Daniel Zhang, who took over as CEO of Alibaba Group Holding Ltd last year, said in his first public speech that the company will have employees from all over the world from a wide range of backgrounds. [Photo provided to China Daily]
A recent media article lamented that not many Chinese corporate executives have risen to the top of overseas multinational corporations like, say, their India-born counterparts.
As an Indian, I'm aware that most of my compatriots and Indian media evince deep interest in, and even bask in the reflected glory of, Indra Nooyi who leads PepsiCo, Satya Nadella who heads Microsoft Corp and Sundar Pichai who pilots Google Inc.
Many other Indians hold high-level positions in foreign companies. For instance, India's Nikesh Arora is the president and COO of Japan's SoftBank Corp, an investor in China's Alibaba Group Holding Ltd.
Similarly, American, Brazilian, German and French executives lead, or have led in the past, companies of other countries. Why, Mark Carney, governor of the Bank of England, is an Irish-Canadian. You can't add too many Chinese names to that list.
Is China missing the essence of globalization? That set me thinking. Not about the reasons－they are, by now, well-known: Chinese executives are English-challenged, not familiar with Western culture, content with high pay and career growth opportunities at home－but about Chinese MNCs.
In the past two decades, many Chinese companies have gone global through a variety of routes: listing on overseas bourses, subsidiaries outside China, exports, M&As, and so on. Many more are itching to conquer the world.
But, not many Chinese companies (as distinguished from Chinese subsidiaries of overseas companies) have foreign executives at their top. I could recall only one exception－ex-Googler and Brazilian Hugo Barra, vice-president of Xiaomi Corp, a Chinese smartphone maker.
A senior Chinese colleague hazarded a guess about the reasons. Until recently, most big Chinese corporations were State-owned or State-controlled enterprises. Even many private sector companies were pioneered by former top executives of SOEs.
My guess is it's only in this millennium that China has truly become a global story from the perspective of talented professionals.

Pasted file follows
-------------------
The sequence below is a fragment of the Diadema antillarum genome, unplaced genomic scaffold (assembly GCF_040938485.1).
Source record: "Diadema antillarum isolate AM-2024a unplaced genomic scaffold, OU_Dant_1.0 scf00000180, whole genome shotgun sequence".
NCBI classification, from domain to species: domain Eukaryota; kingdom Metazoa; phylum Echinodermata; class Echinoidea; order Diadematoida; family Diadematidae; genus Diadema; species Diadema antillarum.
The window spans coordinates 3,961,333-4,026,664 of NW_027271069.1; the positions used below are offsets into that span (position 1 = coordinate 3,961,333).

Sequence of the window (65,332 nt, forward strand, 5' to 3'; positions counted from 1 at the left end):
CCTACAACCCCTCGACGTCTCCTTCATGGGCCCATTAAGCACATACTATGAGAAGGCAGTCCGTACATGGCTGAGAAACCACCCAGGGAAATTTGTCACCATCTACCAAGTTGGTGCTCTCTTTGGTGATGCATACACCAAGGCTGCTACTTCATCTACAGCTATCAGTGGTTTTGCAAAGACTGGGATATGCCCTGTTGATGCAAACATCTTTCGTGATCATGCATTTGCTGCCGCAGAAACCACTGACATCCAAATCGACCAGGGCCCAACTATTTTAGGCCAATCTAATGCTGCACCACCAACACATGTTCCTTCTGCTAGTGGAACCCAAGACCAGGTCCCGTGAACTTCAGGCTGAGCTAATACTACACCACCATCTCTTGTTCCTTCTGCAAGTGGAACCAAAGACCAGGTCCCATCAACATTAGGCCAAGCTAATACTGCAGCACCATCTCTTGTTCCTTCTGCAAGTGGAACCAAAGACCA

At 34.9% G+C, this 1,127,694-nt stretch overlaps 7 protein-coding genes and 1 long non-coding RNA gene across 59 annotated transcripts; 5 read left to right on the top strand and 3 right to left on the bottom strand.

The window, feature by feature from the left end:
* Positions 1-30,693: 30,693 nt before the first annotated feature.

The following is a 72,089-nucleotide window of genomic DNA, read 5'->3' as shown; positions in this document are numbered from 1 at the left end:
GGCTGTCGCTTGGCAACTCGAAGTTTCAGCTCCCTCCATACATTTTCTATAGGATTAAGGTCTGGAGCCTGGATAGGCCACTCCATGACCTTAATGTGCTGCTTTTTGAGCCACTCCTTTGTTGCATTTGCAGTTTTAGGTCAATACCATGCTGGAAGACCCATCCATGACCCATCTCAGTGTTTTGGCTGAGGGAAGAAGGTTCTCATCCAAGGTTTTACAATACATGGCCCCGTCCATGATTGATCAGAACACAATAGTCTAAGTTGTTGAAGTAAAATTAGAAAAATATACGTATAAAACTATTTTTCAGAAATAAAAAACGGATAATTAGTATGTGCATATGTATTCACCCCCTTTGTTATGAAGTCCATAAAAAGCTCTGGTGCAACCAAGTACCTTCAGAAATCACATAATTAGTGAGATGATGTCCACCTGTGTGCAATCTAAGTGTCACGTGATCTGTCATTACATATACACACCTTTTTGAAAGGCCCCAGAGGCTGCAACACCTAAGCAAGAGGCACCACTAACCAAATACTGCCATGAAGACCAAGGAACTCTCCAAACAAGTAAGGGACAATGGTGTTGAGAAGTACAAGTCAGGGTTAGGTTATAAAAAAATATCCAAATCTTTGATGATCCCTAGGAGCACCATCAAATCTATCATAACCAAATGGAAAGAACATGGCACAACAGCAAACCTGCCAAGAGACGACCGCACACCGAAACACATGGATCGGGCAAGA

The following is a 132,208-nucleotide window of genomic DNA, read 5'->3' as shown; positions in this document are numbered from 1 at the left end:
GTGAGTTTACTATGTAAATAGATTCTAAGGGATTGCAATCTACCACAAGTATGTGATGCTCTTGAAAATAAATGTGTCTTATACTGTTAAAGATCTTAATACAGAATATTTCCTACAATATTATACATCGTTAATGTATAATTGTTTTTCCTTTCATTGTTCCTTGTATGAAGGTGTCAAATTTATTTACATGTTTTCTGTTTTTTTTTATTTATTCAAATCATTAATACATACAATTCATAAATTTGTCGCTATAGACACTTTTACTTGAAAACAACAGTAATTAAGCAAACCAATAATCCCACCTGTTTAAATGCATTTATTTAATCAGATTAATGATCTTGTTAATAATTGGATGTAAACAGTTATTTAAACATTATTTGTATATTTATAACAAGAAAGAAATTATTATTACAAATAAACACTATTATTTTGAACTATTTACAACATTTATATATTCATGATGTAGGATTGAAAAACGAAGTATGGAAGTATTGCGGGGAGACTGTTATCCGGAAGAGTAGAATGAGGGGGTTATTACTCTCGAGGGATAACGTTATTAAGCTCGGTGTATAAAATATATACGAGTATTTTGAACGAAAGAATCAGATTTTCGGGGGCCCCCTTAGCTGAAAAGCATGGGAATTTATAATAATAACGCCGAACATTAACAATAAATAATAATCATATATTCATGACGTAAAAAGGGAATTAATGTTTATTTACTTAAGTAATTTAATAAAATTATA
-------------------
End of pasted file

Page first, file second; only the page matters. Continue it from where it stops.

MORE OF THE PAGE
Change takes time, but things will change. Perhaps, by 2025, most Chinese companies will realize that in our globalized world, they can't simply not hire foreign talent.
Similarly, talented professionals the world over seeking opportunities to express themselves, will realize they can ill-afford to overlook Chinese companies as potential future employers, given their growing size, influence and ambition.
Things have already started moving in that direction. For instance, a few companies, and institutions like universities and think-tanks, already boast foreign talent.
Who knows, if Xiaomi's CEO Lei Jun abdicates like Bill Gates and Steve Ballmer of Microsoft had done in the past, and if Barra sticks on with Xiaomi for a few more years, he may well emerge as the Chinese tech major's first non-Chinese CEO.
Or, perhaps, Alibaba, the poster child of Corporate China, will win laurels in this respect too. Last fortnight, it launched the Alibaba Global Leadership Academy, a seemingly irresistible English-based full-time program to attract, hire and train talent from across the world.
The 16-month training, which will start in September at its corporate headquarters in Hangzhou, will offer competitive salary, accommodation, benefits and perks to 30 candidates to be selected from a global pool. The plan is to hire 100 talented people a year eventually.
Daniel Zhang, who took over as Alibaba CEO last year, said this in his first public speech: "We'll have employees from all over the world that look different from each other. We've to take the time to understand them, to understand their habits, cultural differences and way of thinking. This is how we become truly an international company."
Alibaba Vice-President Brian Wong, whose brainchild is AGLA, sees the new hires eventually becoming "a critical component of our globalization leadership team".
Alibaba's website says Wong wants more international staff in Hangzhou to help "internationalize" its headquarters, "whether by promoting the use of English or the sharing of new ideas and perspectives from those from abroad".
"We want people who come out of the program to be the businessmen and women of this new era, well versed in e-commerce with a particular sensitivity to what will soon be the world's largest economy, China."
Wong may have just stopped short of saying that Alibaba is pioneering a change in Corporate China's mindset and preparing to groom its first foreigner CEO.